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Search Results for "Oxford University Studies in the Enlightenment"

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Your search for posts with tags containing Oxford University Studies in the Enlightenment found 25 posts

Mapping a polycentric Republic of Letters in eighteenth-century Mexico

Map of Mexico or New Spain (1708), by Herman Moll. (Wikimedia Commons) The viceroyalty of New Spain – whose territory largely corresponded to that of present-day Mexico – was, during the eighteenth century, the most important...
From: Voltaire Foundation on 6 May 2021

What do children do with books?

A key concept in childhood studies since the 1970s, children’s agency has recently returned to the heart of the reflections of a group of childhood historians. The conference Se soustraire à l’empire des grands. Enfance, jeunesse et...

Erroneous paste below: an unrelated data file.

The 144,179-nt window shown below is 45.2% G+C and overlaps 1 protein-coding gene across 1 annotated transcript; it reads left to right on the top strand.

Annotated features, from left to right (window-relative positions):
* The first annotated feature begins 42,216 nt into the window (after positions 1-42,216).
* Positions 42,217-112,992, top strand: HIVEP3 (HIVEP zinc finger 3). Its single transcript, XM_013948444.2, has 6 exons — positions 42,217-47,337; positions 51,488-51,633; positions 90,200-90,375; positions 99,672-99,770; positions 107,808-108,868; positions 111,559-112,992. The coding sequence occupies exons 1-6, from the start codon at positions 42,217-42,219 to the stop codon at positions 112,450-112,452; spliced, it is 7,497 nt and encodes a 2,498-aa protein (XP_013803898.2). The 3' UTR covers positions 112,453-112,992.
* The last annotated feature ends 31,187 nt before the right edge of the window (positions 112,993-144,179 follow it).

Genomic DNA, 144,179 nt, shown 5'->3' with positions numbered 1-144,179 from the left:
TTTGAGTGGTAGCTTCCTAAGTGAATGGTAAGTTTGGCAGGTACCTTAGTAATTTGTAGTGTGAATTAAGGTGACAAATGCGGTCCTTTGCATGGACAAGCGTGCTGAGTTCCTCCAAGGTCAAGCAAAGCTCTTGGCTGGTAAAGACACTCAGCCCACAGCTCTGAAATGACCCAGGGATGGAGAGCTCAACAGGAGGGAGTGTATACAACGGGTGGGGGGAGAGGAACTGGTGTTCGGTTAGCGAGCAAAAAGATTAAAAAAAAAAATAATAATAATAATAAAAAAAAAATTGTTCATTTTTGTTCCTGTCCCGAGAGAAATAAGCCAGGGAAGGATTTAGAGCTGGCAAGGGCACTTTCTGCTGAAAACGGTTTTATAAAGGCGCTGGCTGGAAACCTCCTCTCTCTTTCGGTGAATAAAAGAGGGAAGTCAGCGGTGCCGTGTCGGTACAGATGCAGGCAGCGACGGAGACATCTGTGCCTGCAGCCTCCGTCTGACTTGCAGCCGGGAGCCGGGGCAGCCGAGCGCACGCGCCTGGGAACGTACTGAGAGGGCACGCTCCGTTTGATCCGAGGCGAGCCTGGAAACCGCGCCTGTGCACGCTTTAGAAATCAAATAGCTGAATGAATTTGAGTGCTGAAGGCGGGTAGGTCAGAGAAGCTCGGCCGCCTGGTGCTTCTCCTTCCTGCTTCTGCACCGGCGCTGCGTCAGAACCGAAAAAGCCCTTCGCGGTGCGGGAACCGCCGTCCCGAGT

From: Voltaire Foundation on 11 Mar 2021

Bernardin de Saint-Pierre: adventures in words and deeds

Frontispiece and title page of a 1789 edition of Paul et Virginie. (Taylor Institution, Oxford) Why read and study Bernardin de Saint-Pierre (1737-1814)? Until recently, his reputation rested almost exclusively on arguably the most-published novel in...
From: Voltaire Foundation on 11 Feb 2021

Montesquieu, the Persian Rousseau, and Napoleon’s French Revolution in India

Soltan Hosayn, by Cornelis de Bruijn. (Rijksmuseum) The year 2021 marks the tercentenary of the publication of Montesquieu’s Lettres persanes and the two hundredth anniversary of the death of Napoleon Bonaparte. At first glance, the philosophe who...
From: Voltaire Foundation on 28 Jan 2021

Virtue in crisis: Enlightenment perspectives